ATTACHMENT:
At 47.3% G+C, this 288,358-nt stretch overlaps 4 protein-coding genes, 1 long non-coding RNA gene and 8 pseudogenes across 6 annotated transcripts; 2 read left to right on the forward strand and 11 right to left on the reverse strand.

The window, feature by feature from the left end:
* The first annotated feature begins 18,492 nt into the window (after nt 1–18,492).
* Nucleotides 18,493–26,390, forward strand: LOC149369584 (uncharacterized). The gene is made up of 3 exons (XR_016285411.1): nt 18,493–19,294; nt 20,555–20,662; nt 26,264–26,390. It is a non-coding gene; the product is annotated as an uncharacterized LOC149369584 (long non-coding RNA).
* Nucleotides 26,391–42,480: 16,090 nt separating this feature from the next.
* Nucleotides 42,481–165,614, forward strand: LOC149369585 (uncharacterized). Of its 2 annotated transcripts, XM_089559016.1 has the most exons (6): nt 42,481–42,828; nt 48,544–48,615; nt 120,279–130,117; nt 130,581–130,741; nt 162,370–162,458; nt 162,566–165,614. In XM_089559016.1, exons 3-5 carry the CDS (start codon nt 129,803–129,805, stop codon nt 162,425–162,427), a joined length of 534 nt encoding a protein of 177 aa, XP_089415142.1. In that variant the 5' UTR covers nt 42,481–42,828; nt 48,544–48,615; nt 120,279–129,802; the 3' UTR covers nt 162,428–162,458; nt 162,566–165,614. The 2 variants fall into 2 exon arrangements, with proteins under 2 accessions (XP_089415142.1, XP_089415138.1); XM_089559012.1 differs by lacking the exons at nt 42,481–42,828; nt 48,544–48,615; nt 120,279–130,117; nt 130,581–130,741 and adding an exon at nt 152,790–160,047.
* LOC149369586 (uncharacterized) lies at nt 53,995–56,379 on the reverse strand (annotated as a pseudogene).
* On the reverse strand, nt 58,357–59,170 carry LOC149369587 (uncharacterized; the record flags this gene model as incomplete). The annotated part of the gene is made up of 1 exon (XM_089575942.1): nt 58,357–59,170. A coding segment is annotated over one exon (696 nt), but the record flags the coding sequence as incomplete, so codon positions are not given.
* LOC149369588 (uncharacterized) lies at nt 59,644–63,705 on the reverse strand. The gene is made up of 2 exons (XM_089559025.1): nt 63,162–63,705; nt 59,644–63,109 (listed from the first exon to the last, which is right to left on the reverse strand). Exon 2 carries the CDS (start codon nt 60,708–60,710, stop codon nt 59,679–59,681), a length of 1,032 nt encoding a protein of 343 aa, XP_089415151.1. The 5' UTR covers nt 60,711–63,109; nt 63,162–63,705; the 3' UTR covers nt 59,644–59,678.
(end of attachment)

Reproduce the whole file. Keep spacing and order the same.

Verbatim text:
At 47.3% G+C, this 288,358-nt stretch overlaps 4 protein-coding genes, 1 long non-coding RNA gene and 8 pseudogenes across 6 annotated transcripts; 2 read left to right on the forward strand and 11 right to left on the reverse strand.

The window, feature by feature from the left end:
* The first annotated feature begins 18,492 nt into the window (after nt 1–18,492).
* Nucleotides 18,493–26,390, forward strand: LOC149369584 (uncharacterized). The gene is made up of 3 exons (XR_016285411.1): nt 18,493–19,294; nt 20,555–20,662; nt 26,264–26,390. It is a non-coding gene; the product is annotated as an uncharacterized LOC149369584 (long non-coding RNA).
* Nucleotides 26,391–42,480: 16,090 nt separating this feature from the next.
* Nucleotides 42,481–165,614, forward strand: LOC149369585 (uncharacterized). Of its 2 annotated transcripts, XM_089559016.1 has the most exons (6): nt 42,481–42,828; nt 48,544–48,615; nt 120,279–130,117; nt 130,581–130,741; nt 162,370–162,458; nt 162,566–165,614. In XM_089559016.1, exons 3-5 carry the CDS (start codon nt 129,803–129,805, stop codon nt 162,425–162,427), a joined length of 534 nt encoding a protein of 177 aa, XP_089415142.1. In that variant the 5' UTR covers nt 42,481–42,828; nt 48,544–48,615; nt 120,279–129,802; the 3' UTR covers nt 162,428–162,458; nt 162,566–165,614. The 2 variants fall into 2 exon arrangements, with proteins under 2 accessions (XP_089415142.1, XP_089415138.1); XM_089559012.1 differs by lacking the exons at nt 42,481–42,828; nt 48,544–48,615; nt 120,279–130,117; nt 130,581–130,741 and adding an exon at nt 152,790–160,047.
* LOC149369586 (uncharacterized) lies at nt 53,995–56,379 on the reverse strand (annotated as a pseudogene).
* On the reverse strand, nt 58,357–59,170 carry LOC149369587 (uncharacterized; the record flags this gene model as incomplete). The annotated part of the gene is made up of 1 exon (XM_089575942.1): nt 58,357–59,170. A coding segment is annotated over one exon (696 nt), but the record flags the coding sequence as incomplete, so codon positions are not given.
* LOC149369588 (uncharacterized) lies at nt 59,644–63,705 on the reverse strand. The gene is made up of 2 exons (XM_089559025.1): nt 63,162–63,705; nt 59,644–63,109 (listed from the first exon to the last, which is right to left on the reverse strand). Exon 2 carries the CDS (start codon nt 60,708–60,710, stop codon nt 59,679–59,681), a length of 1,032 nt encoding a protein of 343 aa, XP_089415151.1. The 5' UTR covers nt 60,711–63,109; nt 63,162–63,705; the 3' UTR covers nt 59,644–59,678.